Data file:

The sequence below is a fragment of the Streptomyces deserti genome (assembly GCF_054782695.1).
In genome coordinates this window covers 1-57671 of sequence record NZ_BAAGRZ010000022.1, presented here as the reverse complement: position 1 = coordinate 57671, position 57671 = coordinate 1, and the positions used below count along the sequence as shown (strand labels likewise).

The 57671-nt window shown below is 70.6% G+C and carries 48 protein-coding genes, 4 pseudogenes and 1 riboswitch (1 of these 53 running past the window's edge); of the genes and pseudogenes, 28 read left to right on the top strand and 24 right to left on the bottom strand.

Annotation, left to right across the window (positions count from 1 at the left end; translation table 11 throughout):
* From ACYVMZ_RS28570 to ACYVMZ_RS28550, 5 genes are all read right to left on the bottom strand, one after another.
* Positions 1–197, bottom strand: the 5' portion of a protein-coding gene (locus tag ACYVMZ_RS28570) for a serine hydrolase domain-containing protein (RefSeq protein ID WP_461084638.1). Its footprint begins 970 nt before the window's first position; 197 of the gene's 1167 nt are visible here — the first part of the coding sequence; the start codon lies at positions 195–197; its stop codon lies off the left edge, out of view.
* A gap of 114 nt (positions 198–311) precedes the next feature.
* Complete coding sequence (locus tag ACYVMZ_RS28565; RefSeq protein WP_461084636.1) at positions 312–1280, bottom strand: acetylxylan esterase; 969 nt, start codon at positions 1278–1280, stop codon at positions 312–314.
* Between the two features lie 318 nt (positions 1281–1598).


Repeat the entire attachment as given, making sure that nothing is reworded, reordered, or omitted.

The sequence below is a fragment of the Streptomyces deserti genome (assembly GCF_054782695.1).
In genome coordinates this window covers 1-57671 of sequence record NZ_BAAGRZ010000022.1, presented here as the reverse complement: position 1 = coordinate 57671, position 57671 = coordinate 1, and the positions used below count along the sequence as shown (strand labels likewise).

The 57671-nt window shown below is 70.6% G+C and carries 48 protein-coding genes, 4 pseudogenes and 1 riboswitch (1 of these 53 running past the window's edge); of the genes and pseudogenes, 28 read left to right on the top strand and 24 right to left on the bottom strand.

Annotation, left to right across the window (positions count from 1 at the left end; translation table 11 throughout):
* From ACYVMZ_RS28570 to ACYVMZ_RS28550, 5 genes are all read right to left on the bottom strand, one after another.
* Positions 1–197, bottom strand: the 5' portion of a protein-coding gene (locus tag ACYVMZ_RS28570) for a serine hydrolase domain-containing protein (RefSeq protein ID WP_461084638.1). Its footprint begins 970 nt before the window's first position; 197 of the gene's 1167 nt are visible here — the first part of the coding sequence; the start codon lies at positions 195–197; its stop codon lies off the left edge, out of view.
* A gap of 114 nt (positions 198–311) precedes the next feature.
* Complete coding sequence (locus tag ACYVMZ_RS28565; RefSeq protein WP_461084636.1) at positions 312–1280, bottom strand: acetylxylan esterase; 969 nt, start codon at positions 1278–1280, stop codon at positions 312–314.
* Between the two features lie 318 nt (positions 1281–1598).